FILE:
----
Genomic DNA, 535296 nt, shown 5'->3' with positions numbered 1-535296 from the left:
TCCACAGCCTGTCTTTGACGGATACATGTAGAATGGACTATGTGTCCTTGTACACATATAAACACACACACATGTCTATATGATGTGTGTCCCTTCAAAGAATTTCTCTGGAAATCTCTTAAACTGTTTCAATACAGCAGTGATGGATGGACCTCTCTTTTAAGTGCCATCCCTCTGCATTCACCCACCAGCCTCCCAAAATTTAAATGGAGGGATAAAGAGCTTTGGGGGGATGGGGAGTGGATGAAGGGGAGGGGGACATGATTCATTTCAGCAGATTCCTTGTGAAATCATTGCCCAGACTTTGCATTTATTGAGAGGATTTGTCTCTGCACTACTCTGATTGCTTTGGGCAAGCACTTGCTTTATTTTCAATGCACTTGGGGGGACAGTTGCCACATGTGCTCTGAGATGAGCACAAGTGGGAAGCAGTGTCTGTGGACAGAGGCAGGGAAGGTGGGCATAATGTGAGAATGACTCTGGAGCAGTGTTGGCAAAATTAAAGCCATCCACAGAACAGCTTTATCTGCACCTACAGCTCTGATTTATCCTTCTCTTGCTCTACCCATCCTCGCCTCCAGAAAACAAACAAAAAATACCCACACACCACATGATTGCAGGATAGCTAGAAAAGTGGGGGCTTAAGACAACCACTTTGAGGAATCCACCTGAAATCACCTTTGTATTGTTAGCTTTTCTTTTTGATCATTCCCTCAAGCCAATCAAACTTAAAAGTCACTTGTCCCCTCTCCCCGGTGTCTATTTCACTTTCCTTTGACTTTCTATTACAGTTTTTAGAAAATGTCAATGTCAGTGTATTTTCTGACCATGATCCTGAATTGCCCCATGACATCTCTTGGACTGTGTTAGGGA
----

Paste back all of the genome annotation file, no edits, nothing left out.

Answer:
Genomic DNA, 535296 nt, shown 5'->3' with positions numbered 1-535296 from the left:
TCCACAGCCTGTCTTTGACGGATACATGTAGAATGGACTATGTGTCCTTGTACACATATAAACACACACACATGTCTATATGATGTGTGTCCCTTCAAAGAATTTCTCTGGAAATCTCTTAAACTGTTTCAATACAGCAGTGATGGATGGACCTCTCTTTTAAGTGCCATCCCTCTGCATTCACCCACCAGCCTCCCAAAATTTAAATGGAGGGATAAAGAGCTTTGGGGGGATGGGGAGTGGATGAAGGGGAGGGGGACATGATTCATTTCAGCAGATTCCTTGTGAAATCATTGCCCAGACTTTGCATTTATTGAGAGGATTTGTCTCTGCACTACTCTGATTGCTTTGGGCAAGCACTTGCTTTATTTTCAATGCACTTGGGGGGACAGTTGCCACATGTGCTCTGAGATGAGCACAAGTGGGAAGCAGTGTCTGTGGACAGAGGCAGGGAAGGTGGGCATAATGTGAGAATGACTCTGGAGCAGTGTTGGCAAAATTAAAGCCATCCACAGAACAGCTTTATCTGCACCTACAGCTCTGATTTATCCTTCTCTTGCTCTACCCATCCTCGCCTCCAGAAAACAAACAAAAAATACCCACACACCACATGATTGCAGGATAGCTAGAAAAGTGGGGGCTTAAGACAACCACTTTGAGGAATCCACCTGAAATCACCTTTGTATTGTTAGCTTTTCTTTTTGATCATTCCCTCAAGCCAATCAAACTTAAAAGTCACTTGTCCCCTCTCCCCGGTGTCTATTTCACTTTCCTTTGACTTTCTATTACAGTTTTTAGAAAATGTCAATGTCAGTGTATTTTCTGACCATGATCCTGAATTGCCCCATGACATCTCTTGGACTGTGTTAGGGA